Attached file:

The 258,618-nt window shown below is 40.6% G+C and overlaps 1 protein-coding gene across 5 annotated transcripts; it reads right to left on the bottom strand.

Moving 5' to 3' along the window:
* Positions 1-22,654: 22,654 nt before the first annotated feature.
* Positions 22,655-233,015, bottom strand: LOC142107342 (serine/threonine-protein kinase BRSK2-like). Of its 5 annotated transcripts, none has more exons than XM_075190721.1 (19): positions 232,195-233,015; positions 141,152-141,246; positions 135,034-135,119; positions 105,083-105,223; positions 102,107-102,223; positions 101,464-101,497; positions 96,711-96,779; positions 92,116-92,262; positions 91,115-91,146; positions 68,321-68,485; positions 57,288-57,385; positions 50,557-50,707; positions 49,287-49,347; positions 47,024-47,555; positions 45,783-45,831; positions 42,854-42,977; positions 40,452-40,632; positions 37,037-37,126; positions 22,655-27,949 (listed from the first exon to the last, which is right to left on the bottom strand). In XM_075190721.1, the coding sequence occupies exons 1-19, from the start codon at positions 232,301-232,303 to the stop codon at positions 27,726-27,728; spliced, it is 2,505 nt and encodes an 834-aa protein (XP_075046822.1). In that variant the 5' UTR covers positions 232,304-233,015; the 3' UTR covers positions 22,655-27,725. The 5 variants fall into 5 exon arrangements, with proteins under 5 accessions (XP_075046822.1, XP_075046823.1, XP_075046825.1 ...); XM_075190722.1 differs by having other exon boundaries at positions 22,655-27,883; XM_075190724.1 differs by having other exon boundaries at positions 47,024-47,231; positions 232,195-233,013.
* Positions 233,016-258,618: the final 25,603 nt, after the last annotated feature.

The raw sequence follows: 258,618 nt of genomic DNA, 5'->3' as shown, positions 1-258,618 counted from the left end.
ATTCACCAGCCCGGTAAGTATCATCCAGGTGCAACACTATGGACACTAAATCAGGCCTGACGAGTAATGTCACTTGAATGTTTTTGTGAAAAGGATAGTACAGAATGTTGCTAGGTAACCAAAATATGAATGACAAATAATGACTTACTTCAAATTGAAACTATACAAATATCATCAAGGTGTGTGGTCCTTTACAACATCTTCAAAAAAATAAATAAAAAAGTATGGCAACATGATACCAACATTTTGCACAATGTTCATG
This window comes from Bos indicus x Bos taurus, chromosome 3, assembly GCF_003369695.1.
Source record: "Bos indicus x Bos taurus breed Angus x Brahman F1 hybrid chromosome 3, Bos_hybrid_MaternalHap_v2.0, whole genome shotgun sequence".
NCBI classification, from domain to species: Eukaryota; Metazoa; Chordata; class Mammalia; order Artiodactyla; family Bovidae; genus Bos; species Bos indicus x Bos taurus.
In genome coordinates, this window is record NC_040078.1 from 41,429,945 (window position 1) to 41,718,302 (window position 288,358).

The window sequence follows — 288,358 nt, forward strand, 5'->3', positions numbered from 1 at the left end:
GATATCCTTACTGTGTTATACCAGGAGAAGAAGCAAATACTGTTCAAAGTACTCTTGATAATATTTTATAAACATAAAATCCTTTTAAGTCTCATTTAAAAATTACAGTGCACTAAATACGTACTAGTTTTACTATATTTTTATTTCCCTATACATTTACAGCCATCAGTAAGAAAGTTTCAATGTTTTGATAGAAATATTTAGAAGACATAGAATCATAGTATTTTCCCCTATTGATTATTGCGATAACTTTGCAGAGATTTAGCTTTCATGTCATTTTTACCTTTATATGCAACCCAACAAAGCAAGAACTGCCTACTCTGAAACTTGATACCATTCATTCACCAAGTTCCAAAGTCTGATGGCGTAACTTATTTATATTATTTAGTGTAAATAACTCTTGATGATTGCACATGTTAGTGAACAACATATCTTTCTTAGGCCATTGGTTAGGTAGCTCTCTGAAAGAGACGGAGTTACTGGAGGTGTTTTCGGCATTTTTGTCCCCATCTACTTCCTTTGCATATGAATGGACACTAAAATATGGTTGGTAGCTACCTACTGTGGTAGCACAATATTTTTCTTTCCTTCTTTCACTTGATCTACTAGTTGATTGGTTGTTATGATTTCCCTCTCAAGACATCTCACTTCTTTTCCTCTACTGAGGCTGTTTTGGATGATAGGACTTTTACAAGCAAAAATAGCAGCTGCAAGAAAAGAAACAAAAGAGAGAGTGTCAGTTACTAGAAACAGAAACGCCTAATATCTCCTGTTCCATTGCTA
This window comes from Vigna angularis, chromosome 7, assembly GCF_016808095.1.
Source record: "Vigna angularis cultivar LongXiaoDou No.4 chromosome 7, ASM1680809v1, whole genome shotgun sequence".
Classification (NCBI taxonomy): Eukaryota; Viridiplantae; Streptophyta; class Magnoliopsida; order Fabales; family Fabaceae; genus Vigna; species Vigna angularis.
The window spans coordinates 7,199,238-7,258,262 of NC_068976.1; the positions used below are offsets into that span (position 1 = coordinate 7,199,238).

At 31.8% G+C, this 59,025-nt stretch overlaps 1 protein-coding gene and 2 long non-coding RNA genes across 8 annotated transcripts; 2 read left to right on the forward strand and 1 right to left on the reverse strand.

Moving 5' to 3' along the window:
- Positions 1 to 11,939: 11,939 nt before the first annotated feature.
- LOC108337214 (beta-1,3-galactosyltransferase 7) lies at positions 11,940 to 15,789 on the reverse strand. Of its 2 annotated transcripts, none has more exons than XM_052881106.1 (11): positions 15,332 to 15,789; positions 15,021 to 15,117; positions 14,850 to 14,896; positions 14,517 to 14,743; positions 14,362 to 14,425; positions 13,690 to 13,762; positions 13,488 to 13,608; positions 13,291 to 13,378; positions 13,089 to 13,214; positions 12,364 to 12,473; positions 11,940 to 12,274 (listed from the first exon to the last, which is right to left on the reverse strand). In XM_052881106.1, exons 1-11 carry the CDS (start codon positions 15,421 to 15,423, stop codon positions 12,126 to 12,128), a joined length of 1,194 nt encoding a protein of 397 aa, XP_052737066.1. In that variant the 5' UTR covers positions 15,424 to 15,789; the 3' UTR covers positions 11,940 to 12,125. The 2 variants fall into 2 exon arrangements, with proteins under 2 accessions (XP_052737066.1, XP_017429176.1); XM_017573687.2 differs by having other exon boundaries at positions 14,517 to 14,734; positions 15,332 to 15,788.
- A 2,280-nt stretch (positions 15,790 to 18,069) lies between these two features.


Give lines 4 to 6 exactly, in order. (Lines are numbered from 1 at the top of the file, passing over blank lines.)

* Positions 22,655-233,015, bottom strand: LOC142107342 (serine/threonine-protein kinase BRSK2-like). Of its 5 annotated transcripts, none has more exons than XM_075190721.1 (19): positions 232,195-233,015; positions 141,152-141,246; positions 135,034-135,119; positions 105,083-105,223; positions 102,107-102,223; positions 101,464-101,497; positions 96,711-96,779; positions 92,116-92,262; positions 91,115-91,146; positions 68,321-68,485; positions 57,288-57,385; positions 50,557-50,707; positions 49,287-49,347; positions 47,024-47,555; positions 45,783-45,831; positions 42,854-42,977; positions 40,452-40,632; positions 37,037-37,126; positions 22,655-27,949 (listed from the first exon to the last, which is right to left on the bottom strand). In XM_075190721.1, the coding sequence occupies exons 1-19, from the start codon at positions 232,301-232,303 to the stop codon at positions 27,726-27,728; spliced, it is 2,505 nt and encodes an 834-aa protein (XP_075046822.1). In that variant the 5' UTR covers positions 232,304-233,015; the 3' UTR covers positions 22,655-27,725. The 5 variants fall into 5 exon arrangements, with proteins under 5 accessions (XP_075046822.1, XP_075046823.1, XP_075046825.1 ...); XM_075190722.1 differs by having other exon boundaries at positions 22,655-27,883; XM_075190724.1 differs by having other exon boundaries at positions 47,024-47,231; positions 232,195-233,013.
* Positions 233,016-258,618: the final 25,603 nt, after the last annotated feature.

The raw sequence follows: 258,618 nt of genomic DNA, 5'->3' as shown, positions 1-258,618 counted from the left end.